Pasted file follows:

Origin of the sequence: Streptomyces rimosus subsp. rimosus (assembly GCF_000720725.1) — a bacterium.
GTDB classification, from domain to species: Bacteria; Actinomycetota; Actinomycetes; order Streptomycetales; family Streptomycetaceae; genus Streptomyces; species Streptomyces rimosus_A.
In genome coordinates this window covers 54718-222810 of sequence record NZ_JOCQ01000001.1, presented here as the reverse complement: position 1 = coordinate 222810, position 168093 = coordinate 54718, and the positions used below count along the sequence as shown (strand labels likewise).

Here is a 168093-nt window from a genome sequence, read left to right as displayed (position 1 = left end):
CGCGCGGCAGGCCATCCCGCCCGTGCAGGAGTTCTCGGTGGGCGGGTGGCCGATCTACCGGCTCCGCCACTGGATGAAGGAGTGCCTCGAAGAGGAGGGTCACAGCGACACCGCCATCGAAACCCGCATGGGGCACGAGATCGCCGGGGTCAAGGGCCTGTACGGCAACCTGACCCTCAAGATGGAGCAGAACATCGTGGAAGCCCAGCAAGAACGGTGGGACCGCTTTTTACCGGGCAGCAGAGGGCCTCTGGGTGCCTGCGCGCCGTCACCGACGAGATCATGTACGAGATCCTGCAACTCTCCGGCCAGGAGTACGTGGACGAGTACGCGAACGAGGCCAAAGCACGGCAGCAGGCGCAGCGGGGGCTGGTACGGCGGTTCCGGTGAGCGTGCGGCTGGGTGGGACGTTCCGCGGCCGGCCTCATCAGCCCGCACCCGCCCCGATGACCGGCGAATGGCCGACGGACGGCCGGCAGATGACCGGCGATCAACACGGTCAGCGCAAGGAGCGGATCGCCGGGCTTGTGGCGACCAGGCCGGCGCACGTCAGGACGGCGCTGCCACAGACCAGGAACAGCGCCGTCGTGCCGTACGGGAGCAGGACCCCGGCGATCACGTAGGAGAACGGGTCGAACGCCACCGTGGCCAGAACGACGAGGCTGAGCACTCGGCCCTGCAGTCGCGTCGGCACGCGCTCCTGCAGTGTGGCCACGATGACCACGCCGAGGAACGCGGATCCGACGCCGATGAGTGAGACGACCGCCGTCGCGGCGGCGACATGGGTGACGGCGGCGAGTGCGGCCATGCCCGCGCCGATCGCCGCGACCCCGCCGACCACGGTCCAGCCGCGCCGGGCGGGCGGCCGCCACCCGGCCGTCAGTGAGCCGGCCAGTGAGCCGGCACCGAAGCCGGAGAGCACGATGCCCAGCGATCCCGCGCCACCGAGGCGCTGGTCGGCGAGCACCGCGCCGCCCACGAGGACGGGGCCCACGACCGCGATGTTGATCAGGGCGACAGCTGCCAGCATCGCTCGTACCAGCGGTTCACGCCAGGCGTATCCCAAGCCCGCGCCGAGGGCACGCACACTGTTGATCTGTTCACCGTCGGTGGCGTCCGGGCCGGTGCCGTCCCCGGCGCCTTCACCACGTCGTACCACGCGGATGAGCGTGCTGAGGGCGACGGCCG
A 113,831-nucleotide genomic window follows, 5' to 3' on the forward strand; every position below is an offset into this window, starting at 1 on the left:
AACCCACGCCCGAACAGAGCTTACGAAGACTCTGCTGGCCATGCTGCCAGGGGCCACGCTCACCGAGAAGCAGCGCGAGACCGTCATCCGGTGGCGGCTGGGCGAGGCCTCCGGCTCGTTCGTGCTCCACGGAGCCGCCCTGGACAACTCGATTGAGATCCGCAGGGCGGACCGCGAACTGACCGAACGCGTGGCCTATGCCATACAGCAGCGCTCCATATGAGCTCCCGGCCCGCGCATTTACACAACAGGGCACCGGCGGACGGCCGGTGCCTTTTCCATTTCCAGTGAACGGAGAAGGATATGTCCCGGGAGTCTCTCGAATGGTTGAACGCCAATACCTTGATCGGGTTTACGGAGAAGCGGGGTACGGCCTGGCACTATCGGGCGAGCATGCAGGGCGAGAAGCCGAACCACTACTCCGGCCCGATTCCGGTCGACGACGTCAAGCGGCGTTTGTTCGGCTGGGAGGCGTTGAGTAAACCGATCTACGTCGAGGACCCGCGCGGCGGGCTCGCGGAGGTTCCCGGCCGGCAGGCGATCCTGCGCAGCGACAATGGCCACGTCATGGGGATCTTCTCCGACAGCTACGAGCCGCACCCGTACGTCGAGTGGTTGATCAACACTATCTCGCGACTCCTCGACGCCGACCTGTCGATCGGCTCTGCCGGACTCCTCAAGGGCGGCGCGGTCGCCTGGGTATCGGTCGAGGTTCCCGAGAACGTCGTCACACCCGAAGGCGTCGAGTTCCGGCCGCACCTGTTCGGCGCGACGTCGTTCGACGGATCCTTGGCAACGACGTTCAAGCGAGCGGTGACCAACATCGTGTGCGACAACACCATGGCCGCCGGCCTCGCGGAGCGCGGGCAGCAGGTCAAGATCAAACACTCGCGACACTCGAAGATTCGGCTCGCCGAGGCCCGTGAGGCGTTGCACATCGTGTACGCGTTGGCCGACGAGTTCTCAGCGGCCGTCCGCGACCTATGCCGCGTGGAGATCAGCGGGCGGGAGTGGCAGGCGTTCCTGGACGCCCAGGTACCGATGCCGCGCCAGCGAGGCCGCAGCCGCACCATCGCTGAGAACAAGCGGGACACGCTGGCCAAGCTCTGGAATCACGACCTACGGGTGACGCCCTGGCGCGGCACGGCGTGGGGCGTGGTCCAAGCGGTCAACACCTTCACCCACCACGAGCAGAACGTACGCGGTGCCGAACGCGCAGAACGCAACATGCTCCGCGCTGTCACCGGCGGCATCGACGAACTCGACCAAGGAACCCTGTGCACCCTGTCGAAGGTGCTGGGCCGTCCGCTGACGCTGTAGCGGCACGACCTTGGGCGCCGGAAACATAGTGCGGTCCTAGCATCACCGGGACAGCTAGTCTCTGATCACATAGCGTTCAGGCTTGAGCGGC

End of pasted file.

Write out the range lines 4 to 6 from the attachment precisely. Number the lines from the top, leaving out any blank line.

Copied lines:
Here is a 168093-nt window from a genome sequence, read left to right as displayed (position 1 = left end):
CGCGCGGCAGGCCATCCCGCCCGTGCAGGAGTTCTCGGTGGGCGGGTGGCCGATCTACCGGCTCCGCCACTGGATGAAGGAGTGCCTCGAAGAGGAGGGTCACAGCGACACCGCCATCGAAACCCGCATGGGGCACGAGATCGCCGGGGTCAAGGGCCTGTACGGCAACCTGACCCTCAAGATGGAGCAGAACATCGTGGAAGCCCAGCAAGAACGGTGGGACCGCTTTTTACCGGGCAGCAGAGGGCCTCTGGGTGCCTGCGCGCCGTCACCGACGAGATCATGTACGAGATCCTGCAACTCTCCGGCCAGGAGTACGTGGACGAGTACGCGAACGAGGCCAAAGCACGGCAGCAGGCGCAGCGGGGGCTGGTACGGCGGTTCCGGTGAGCGTGCGGCTGGGTGGGACGTTCCGCGGCCGGCCTCATCAGCCCGCACCCGCCCCGATGACCGGCGAATGGCCGACGGACGGCCGGCAGATGACCGGCGATCAACACGGTCAGCGCAAGGAGCGGATCGCCGGGCTTGTGGCGACCAGGCCGGCGCACGTCAGGACGGCGCTGCCACAGACCAGGAACAGCGCCGTCGTGCCGTACGGGAGCAGGACCCCGGCGATCACGTAGGAGAACGGGTCGAACGCCACCGTGGCCAGAACGACGAGGCTGAGCACTCGGCCCTGCAGTCGCGTCGGCACGCGCTCCTGCAGTGTGGCCACGATGACCACGCCGAGGAACGCGGATCCGACGCCGATGAGTGAGACGACCGCCGTCGCGGCGGCGACATGGGTGACGGCGGCGAGTGCGGCCATGCCCGCGCCGATCGCCGCGACCCCGCCGACCACGGTCCAGCCGCGCCGGGCGGGCGGCCGCCACCCGGCCGTCAGTGAGCCGGCCAGTGAGCCGGCACCGAAGCCGGAGAGCACGATGCCCAGCGATCCCGCGCCACCGAGGCGCTGGTCGGCGAGCACCGCGCCGCCCACGAGGACGGGGCCCACGACCGCGATGTTGATCAGGGCGACAGCTGCCAGCATCGCTCGTACCAGCGGTTCACGCCAGGCGTATCCCAAGCCCGCGCCGAGGGCACGCACACTGTTGATCTGTTCACCGTCGGTGGCGTCCGGGCCGGTGCCGTCCCCGGCGCCTTCACCACGTCGTACCACGCGGATGAGCGTGCTGAGGGCGACGGCCG
A 113,831-nucleotide genomic window follows, 5' to 3' on the forward strand; every position below is an offset into this window, starting at 1 on the left: